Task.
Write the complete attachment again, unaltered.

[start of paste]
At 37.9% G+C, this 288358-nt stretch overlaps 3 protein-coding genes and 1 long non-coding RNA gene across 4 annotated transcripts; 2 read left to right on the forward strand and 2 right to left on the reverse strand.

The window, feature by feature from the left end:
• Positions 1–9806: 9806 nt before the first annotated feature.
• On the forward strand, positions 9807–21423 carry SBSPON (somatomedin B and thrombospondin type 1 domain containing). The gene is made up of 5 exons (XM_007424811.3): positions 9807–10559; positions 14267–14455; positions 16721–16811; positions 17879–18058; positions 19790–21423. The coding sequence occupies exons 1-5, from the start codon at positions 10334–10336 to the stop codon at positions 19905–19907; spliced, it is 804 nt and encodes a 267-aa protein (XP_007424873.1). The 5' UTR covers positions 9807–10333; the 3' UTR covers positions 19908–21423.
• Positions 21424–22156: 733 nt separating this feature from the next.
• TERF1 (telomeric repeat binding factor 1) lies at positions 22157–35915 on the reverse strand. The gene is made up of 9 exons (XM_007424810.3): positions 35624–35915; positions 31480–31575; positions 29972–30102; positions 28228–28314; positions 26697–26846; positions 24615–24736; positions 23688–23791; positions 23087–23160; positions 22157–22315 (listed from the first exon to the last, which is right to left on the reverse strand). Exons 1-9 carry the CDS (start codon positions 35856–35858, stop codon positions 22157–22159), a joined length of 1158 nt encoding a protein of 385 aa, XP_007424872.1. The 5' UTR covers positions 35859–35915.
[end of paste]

At 37.9% G+C, this 288358-nt stretch overlaps 3 protein-coding genes and 1 long non-coding RNA gene across 4 annotated transcripts; 2 read left to right on the forward strand and 2 right to left on the reverse strand.

The window, feature by feature from the left end:
• Positions 1–9806: 9806 nt before the first annotated feature.
• On the forward strand, positions 9807–21423 carry SBSPON (somatomedin B and thrombospondin type 1 domain containing). The gene is made up of 5 exons (XM_007424811.3): positions 9807–10559; positions 14267–14455; positions 16721–16811; positions 17879–18058; positions 19790–21423. The coding sequence occupies exons 1-5, from the start codon at positions 10334–10336 to the stop codon at positions 19905–19907; spliced, it is 804 nt and encodes a 267-aa protein (XP_007424873.1). The 5' UTR covers positions 9807–10333; the 3' UTR covers positions 19908–21423.
• Positions 21424–22156: 733 nt separating this feature from the next.
• TERF1 (telomeric repeat binding factor 1) lies at positions 22157–35915 on the reverse strand. The gene is made up of 9 exons (XM_007424810.3): positions 35624–35915; positions 31480–31575; positions 29972–30102; positions 28228–28314; positions 26697–26846; positions 24615–24736; positions 23688–23791; positions 23087–23160; positions 22157–22315 (listed from the first exon to the last, which is right to left on the reverse strand). Exons 1-9 carry the CDS (start codon positions 35856–35858, stop codon positions 22157–22159), a joined length of 1158 nt encoding a protein of 385 aa, XP_007424872.1. The 5' UTR covers positions 35859–35915.